The arrival the previous day of a DC-8-72 demonstrator for Cammacorp marked the first visit of a re-engined DC-8. Later in the month, Northern Executive sponsored a sales visit by an Egerley Optica spotter aircraft which did 19 demonstration flights on the 14th.
Surprising though it might appear, what is thought to be the first regular helicopter service from Manchester took place between 13th-17th July when British Airways operated eight flights daily to Woodvale using a S-61 forthe Open Golf tournament.
At the opposite extreme, following the golf tournament, a British Airways Concorde left for New York from Manchester with 81 passengers aboard. It
was the first westbound supersonic transatlantic flight from Manchester.
Yet more firsts occurred. The first visit of an AN-24, the Russian equivalent of the H.S.748, took place on 10th October when Tarom brought the Romanian football team for a friendly match against Wales at Wrexham. The first visit by an American Airlines aircraft occurred on the 23rd when a DC-10 diverted in from Gatwick.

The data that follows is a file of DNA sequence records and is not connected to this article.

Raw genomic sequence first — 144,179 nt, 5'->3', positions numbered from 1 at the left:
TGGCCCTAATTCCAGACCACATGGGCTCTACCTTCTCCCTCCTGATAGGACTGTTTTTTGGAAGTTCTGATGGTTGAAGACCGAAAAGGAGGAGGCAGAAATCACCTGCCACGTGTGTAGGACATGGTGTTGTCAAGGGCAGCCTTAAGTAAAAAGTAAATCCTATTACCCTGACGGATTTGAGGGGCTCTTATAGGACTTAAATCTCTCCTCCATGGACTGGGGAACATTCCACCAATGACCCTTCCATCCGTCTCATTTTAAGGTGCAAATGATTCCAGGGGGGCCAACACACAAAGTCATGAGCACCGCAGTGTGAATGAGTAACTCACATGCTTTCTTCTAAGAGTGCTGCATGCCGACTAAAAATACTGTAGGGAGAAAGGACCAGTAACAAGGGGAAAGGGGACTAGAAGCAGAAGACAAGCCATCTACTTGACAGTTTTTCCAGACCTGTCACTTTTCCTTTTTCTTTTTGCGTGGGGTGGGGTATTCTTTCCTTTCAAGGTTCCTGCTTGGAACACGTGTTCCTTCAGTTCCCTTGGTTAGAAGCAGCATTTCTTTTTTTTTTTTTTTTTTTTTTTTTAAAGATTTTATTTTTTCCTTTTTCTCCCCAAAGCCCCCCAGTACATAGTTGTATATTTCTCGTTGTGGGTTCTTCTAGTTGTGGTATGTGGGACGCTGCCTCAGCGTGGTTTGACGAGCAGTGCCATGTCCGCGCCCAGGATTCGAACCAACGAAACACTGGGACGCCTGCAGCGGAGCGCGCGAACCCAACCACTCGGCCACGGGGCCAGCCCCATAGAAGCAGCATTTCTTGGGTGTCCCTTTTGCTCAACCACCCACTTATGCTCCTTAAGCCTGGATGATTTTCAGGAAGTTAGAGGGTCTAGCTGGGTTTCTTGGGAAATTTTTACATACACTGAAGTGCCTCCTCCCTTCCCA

Not all was good news, however, as after just 2 Vi years, TAP discontinued their service to Lisbon on 29th October. To the annoyance of many, and amusement of some, 4th November became rodeo day as the airport shut for 30 minutes whilst a herd of cows was escorted off the airfield!
December had further light hearted moments, starting on the 6th when Santa Claus parachuted onto the apron area from a Cessna 172 to publicise the opening of the refurbished Lancaster restaurant by SAS Catering. Princess Diana lit up the surroundings with her first visit on the 20th.
Qantas took out their highest load so far on Christmas day280 passengers. A Dan Air One-Eleven departing ahead of the Boeing 747 got a shock when he requested to hold on the runway to sort out a technical snag. When he asked what the next inbound was, he received the reply "It's you coming back"!
While the weather didn't manage to close the runway in January, 1984, Loganairdid. An F.27 inbound from Edinburgh on LC568 suffered a collapse of the starboard undercarriage on landing during the evening of the 11th. There were no injuries, apart from the aircraft.
Manchester Airport was the subject of questions in the House of Commons when a USAF C-5A Galaxy, the world's biggest aircraft, did an overshoot during a training flight, 'scattering shoppers in Stockport'. C-5's had been bringing Cruise missiles to Greenham Common, and M.P.s wanted reassurances that the missiles wouldn't be based at Manchester.